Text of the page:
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Another Alternator Thread


davidb
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I am sure one of our favourite topics is batteries and alternator, so I shall start another.

 

When my setup is running normally I start up the engine in the morning when the voltage gets down to around 12.0 across the batteries - 4  Trojan T - 6620s wired in series/parallel. A clamp meter on the return cable to the bank soon starts reading about 25 amps, and an hour's charging at about 14.4 volts at that rate gets it up nicely before the day which often involves another a few hours cruising, so they are always well above 20 and have never been low on water.

.trojan.jpg.3eb1e4148bc1e0e64764fa88411047ff.jpg

 

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I think the Alternator is a Lucas and it is wired through a split charge diode, below

 

Isol.jpg.5785922d4d29d46cf924d8e78d5b0c5f.jpgIsolator.jpg.71bc9b07d6425e80d61a41fc85465eb4.jpg

 

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Yesterday the alternator failed so I took it out and replaced it with a spare I keep on board, but this has not got the tapping for an Adverc booster, but I thought it might keep us going for a while till the original was repaired. But it isn't getting the battery over about 13.7 volts. When I tested the voltages on the Surepower Isolator, the input is at 14.3 or 14.4, but it is losing about 0.7 volts.  So I assume these isolators are not a lot of use for with a standard alternator? I shall report back when I get the new one fitted, firstly as standard, then with the Adverc attached.

Edited by davidb
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20 minutes ago, davidb said:

When It tested the voltages on the Surepower Isolator, the input is at 14.3 or 14.4, but it is losing about .7 volts.  So assume these isolators are not a lot of use for a sandart alternator?

 

I have a pair of exactly the same "Shore Power Isolators' my measured voltage difference between the input and output is 0.8 volts.

I am using standard 14.6 volt regulated HC-Cargo Alternators

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All diodes "lose" 0.7 to 0.8 of a volt.  Better to have a Voltage Sensitive Relay or even just a split charge relay.

 

Its "easy" to put the extra connection in a Lucas or just about any make of alternator if you have any mechanical/electrical ability.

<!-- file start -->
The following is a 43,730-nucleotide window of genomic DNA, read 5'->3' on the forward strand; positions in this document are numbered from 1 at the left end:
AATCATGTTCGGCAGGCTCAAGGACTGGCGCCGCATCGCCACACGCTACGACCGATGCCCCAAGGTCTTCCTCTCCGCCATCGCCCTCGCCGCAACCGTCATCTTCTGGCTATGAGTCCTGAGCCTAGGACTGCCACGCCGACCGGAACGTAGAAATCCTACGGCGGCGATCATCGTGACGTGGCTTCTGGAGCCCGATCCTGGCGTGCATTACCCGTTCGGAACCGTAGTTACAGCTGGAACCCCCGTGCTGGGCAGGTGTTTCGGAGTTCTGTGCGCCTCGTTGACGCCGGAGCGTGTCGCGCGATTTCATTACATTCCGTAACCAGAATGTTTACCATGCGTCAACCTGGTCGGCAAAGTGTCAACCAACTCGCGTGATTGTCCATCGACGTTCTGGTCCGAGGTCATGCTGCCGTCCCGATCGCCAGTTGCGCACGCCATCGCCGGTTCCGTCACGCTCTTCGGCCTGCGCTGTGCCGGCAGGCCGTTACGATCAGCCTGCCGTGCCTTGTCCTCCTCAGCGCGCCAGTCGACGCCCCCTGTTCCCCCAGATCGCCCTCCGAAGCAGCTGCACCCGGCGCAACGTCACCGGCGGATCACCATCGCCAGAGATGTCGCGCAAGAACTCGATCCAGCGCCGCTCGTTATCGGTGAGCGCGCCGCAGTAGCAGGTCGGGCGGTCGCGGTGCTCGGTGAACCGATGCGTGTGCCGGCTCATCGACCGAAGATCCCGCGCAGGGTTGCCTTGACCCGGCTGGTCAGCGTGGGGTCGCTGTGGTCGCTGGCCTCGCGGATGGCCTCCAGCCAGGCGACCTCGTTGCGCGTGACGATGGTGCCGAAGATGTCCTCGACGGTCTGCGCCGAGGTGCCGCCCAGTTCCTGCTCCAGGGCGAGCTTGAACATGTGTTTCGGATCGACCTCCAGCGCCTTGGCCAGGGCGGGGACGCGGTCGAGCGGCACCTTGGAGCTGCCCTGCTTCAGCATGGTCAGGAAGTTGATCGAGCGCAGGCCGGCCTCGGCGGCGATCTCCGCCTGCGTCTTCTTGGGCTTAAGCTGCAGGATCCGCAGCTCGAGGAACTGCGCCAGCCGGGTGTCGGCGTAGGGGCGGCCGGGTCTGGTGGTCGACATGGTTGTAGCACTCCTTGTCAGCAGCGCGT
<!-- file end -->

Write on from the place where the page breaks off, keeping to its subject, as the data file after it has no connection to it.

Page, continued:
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On 12/10/2021 at 20:32, Tracy D'arth said:

All diodes "lose" 0.7 to 0.8 of a volt.  Better to have a Voltage Sensitive Relay or even just a split charge relay.

 

Its "easy" to put the extra connection in a Lucas or just about any make of alternator if you have any mechanical/electrical ability.

or even a SmartBank!

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Well above 20 - what?

 

Starting charging at 12v is probably a bit on the low side.

 

I would suggest you get the alternator to an  auto or marine electrician to have the extra cable fitted. I think the Adverc website has instructions for DIY fitting the wire on the more common alternators. You will never get the batteries properly charged until you:

 

get the wire fitted,

 

get a battery sensing alternator or maybe a battery sensing regulator is available for your alternator,

 

or get rid of the split charge diode and either fit a "zero volt drop" electronic version or a decent VSR and rewire.

 

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16 hours ago, Tony Brooks said:

Well above 20 - what?

 

Starting charging at 12v is probably a bit on the low side.

 

above 20 Amps on the clamp meter.

 

I appreciate starting at 12v is low, but since my last post I have contacted the previous owner of the boat and it looks like the batteries could be 13 years old!  So next spring will probably see me looking for new Trojans or similar.

 

I have got a new alternator to fit now with the extra cable fitted, might be a week before I get it replaced, but I shall report back here.

 

Thanks for your replies.